If A Winter Night were a box of chocolates, the assortment would be heavy on syrupy fruit and nuts, because protagonist Angie finds that flavor palette divine. She fancies herself a disciplined aesthetic, dedicated to her job as a social worker, and living a simple, orderly life. In fact, she’s all over the place, falling in love at the drop of a hat, getting crushed, and drowning her sorrow in decadent snacks.
If A Winter Night were a bouquet, the flowers in the arrangement would be pink roses, white carnations, baby’s breath, and a thistle. Angie tells herself she’ll never walk down the aisle, yet can’t help wanting to. The thistle is her current love interest, Matt, who tests her at every turn. He’s not as honest as he might be, especially in the matter of a former girlfriend and his fondness for cocaine. As the roses and carnations in Angie’s bouquet wilt, the thistle in the vase stands tall and strong.
If A Winter Night were a famous painting, it would be Leonardo Da Vinci’s Mona Lisa. It’s always hard to tell if Angie is happy or not because she wears a mask of calm and quiet efficiency. The murky background behind her represents her doubts and misgivings, and the slight lift to her lips show us how hard she’s trying not to give in to despair.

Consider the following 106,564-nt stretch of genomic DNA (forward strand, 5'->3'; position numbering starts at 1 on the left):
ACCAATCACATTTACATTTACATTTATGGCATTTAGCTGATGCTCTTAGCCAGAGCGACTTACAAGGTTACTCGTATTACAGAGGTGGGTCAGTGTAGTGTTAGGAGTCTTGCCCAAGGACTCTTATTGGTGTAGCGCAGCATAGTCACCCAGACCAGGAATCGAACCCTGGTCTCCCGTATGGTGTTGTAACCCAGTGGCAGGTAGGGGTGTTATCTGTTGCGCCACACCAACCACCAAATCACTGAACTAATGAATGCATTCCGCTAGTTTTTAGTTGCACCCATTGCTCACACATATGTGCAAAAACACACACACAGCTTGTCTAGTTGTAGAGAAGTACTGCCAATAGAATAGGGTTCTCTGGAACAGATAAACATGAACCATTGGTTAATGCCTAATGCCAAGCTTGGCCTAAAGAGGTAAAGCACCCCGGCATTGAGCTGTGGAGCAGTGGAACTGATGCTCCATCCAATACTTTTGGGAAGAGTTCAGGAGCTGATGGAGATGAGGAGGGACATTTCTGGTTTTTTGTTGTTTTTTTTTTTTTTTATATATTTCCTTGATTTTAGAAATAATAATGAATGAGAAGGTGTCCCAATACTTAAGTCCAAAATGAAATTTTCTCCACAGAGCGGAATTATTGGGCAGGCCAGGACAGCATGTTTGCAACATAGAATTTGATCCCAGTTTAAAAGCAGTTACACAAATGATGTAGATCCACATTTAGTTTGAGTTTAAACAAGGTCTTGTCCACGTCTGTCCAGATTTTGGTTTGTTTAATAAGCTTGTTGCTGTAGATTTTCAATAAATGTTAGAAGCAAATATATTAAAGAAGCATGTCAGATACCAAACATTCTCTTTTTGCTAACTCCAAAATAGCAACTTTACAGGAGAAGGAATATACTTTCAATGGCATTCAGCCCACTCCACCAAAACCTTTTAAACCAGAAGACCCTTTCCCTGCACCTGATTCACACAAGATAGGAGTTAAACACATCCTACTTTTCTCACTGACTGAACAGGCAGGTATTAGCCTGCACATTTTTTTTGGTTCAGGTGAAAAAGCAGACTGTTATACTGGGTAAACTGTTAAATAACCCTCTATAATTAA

If A Winter Night were a bottle of red wine, it would come from California, although New York State, where the story is placed, produces some good vintages. Angie has stuck close to home in her thirty-four years, and while she can’t see herself living anywhere else, her constant restlessness makes travel attractive. She craves a lovely bottle of merlot, not cabernet because merlot is heavier and richer, and offers a more intense flavor. Angie is intense, which is why Matt is drawn to her in the first place. If they ever make a go of it, and see a future together, she might exchange the bottle of Merlot for a bottle of champagne. Domestic champagne, again from California. French champagne would take her too far out of her comfort zone.